Were Children Really Employees? - Frotton CPA
post-template-default,single,single-post,postid-16206,single-format-standard,ajax_fade,page_not_loaded,,qode-child-theme-ver-1.0.0,qode-theme-ver-10.1.1,wpb-js-composer js-comp-ver-4.12,vc_responsive

Were Children Really Employees?

Were Children Really Employees?

The taxpayer operated a sole proprietor vending machine business, in which he deducted compensation paid to his two children. The IRS disallowed the education for amounts paid to his children after determining that the amounts were not ordinary and necessary expenses paid or incurred in a trade or business. The IRS also determined that the taxpayer was liable for the accuracy-related penalty in regard to the underpayment attributable to the disallowed deductions. The tax court ruled for the IRS on both issues.

The taxpayer testified that the services provided by his children, ages ten and five, included: riding along on a weekly route, putting candy bars into the machines, sorting the totes full of candy, and breaking down the cardboard and sorting recyclable products. He testified that the children worked about ten hours per week, but he did not know for sure how often his children worked every week and he did not keep any record of their hours. For these services, he wrote checks to each child for $4,200 each year at the end of December and deducted these amounts as labor expenses.

These checks were not cashed until at least two months later because the business had insufficient funds. Even after the checks were endorsed, the taxpayer retained control of the proceeds. He did not set up separate accounts for his children to deposit their alleged wages. Instead he kept the proceeds and either reinvested into the business or deposited the amounts into his own personal account. The taxpayer never established an hourly rate for the children’s services and paid a set amount for both years in question. The taxpayer testified that the payments to his children were based on what he believed the “law allowed for, so that they would not have to file taxes.” The taxpayer did not keep adequate books and records or otherwise substantiate the deductions reported on his Schedule C and the amount allegedly paid to the children remained in his control.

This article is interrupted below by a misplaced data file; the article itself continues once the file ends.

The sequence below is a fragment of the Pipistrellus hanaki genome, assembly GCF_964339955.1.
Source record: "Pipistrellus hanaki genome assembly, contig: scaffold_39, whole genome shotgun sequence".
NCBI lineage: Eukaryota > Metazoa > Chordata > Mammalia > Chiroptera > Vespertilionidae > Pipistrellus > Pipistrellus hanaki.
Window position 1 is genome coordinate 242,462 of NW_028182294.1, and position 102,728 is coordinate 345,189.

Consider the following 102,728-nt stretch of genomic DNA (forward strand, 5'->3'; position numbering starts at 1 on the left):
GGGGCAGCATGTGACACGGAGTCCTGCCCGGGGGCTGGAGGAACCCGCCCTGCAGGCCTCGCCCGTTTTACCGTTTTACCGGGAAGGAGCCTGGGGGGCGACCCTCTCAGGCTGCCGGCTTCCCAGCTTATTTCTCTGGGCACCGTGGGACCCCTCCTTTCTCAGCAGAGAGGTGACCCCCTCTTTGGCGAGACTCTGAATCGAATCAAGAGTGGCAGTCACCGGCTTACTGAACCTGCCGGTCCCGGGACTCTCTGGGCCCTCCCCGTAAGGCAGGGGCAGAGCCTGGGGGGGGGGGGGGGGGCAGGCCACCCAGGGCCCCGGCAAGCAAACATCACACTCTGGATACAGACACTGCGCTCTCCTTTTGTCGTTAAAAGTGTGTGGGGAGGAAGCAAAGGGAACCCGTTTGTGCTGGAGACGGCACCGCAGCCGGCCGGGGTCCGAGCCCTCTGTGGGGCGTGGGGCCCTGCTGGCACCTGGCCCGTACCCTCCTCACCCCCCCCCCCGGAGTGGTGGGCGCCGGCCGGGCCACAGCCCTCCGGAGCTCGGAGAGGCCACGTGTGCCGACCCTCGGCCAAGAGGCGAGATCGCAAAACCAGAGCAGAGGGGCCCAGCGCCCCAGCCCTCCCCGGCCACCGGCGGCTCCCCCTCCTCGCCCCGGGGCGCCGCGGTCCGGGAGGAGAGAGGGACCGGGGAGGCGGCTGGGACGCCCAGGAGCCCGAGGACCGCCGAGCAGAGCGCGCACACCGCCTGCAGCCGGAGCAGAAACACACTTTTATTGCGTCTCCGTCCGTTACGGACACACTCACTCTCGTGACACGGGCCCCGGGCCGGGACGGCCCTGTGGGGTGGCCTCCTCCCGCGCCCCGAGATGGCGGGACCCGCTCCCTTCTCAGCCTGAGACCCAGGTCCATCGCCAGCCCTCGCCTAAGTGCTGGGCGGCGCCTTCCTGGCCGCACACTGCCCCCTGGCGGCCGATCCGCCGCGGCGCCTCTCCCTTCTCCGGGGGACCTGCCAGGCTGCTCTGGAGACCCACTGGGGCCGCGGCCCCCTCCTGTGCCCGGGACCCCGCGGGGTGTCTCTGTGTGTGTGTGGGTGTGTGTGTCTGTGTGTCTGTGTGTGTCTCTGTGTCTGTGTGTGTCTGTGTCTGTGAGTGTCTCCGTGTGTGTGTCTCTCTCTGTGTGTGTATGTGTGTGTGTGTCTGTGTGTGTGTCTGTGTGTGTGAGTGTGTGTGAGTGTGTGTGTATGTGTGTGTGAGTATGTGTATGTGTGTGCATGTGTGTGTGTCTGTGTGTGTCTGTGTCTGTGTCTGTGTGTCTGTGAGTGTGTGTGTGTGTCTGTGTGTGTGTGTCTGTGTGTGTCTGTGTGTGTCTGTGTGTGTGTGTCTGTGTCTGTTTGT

The IRS also assessed the penalty under ยง6662(a) based on the amount of the underpayment due to the disallowed deductions. This penalty is imposed on the portion of the underpayment attributable to any one of various factors, one of which is negligence or disregard of rules and regulations. Negligence includes any failure to make a reasonable attempt to comply with the provisions of the Internal Revenue Code, including any failure to keep adequate books and records or to substantiate items properly.

This case does not state that children cannot be hired to work in a business. However, if children are hired, make it legitimate, substantiate the hours worked, and actually pay them a reasonable wage.

TC Summary Opinion 2005-11
December 2007 NATP Taxpro Monthly